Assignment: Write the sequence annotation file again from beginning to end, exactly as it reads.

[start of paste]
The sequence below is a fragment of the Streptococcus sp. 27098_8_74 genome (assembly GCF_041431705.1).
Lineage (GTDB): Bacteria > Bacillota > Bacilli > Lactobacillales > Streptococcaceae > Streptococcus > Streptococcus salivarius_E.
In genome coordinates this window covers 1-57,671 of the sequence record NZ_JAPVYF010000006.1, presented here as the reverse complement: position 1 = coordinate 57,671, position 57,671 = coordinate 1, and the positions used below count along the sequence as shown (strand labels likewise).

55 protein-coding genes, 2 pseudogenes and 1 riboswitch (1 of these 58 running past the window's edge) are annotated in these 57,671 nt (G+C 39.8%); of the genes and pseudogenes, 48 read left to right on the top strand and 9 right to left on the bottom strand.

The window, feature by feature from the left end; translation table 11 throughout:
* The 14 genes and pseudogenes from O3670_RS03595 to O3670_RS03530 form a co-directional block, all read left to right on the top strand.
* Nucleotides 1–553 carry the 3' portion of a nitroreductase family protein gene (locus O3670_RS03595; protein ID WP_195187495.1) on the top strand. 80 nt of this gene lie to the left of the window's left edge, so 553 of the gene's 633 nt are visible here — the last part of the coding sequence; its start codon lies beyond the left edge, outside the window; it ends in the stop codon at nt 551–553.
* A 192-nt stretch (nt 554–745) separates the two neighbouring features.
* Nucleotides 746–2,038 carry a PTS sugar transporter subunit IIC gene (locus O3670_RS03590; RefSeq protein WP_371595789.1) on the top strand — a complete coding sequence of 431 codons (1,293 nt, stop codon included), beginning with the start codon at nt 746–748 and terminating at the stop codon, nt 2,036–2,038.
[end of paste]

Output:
The sequence below is a fragment of the Streptococcus sp. 27098_8_74 genome (assembly GCF_041431705.1).
Lineage (GTDB): Bacteria > Bacillota > Bacilli > Lactobacillales > Streptococcaceae > Streptococcus > Streptococcus salivarius_E.
In genome coordinates this window covers 1-57,671 of the sequence record NZ_JAPVYF010000006.1, presented here as the reverse complement: position 1 = coordinate 57,671, position 57,671 = coordinate 1, and the positions used below count along the sequence as shown (strand labels likewise).

55 protein-coding genes, 2 pseudogenes and 1 riboswitch (1 of these 58 running past the window's edge) are annotated in these 57,671 nt (G+C 39.8%); of the genes and pseudogenes, 48 read left to right on the top strand and 9 right to left on the bottom strand.

The window, feature by feature from the left end; translation table 11 throughout:
* The 14 genes and pseudogenes from O3670_RS03595 to O3670_RS03530 form a co-directional block, all read left to right on the top strand.
* Nucleotides 1–553 carry the 3' portion of a nitroreductase family protein gene (locus O3670_RS03595; protein ID WP_195187495.1) on the top strand. 80 nt of this gene lie to the left of the window's left edge, so 553 of the gene's 633 nt are visible here — the last part of the coding sequence; its start codon lies beyond the left edge, outside the window; it ends in the stop codon at nt 551–553.
* A 192-nt stretch (nt 554–745) separates the two neighbouring features.
* Nucleotides 746–2,038 carry a PTS sugar transporter subunit IIC gene (locus O3670_RS03590; RefSeq protein WP_371595789.1) on the top strand — a complete coding sequence of 431 codons (1,293 nt, stop codon included), beginning with the start codon at nt 746–748 and terminating at the stop codon, nt 2,036–2,038.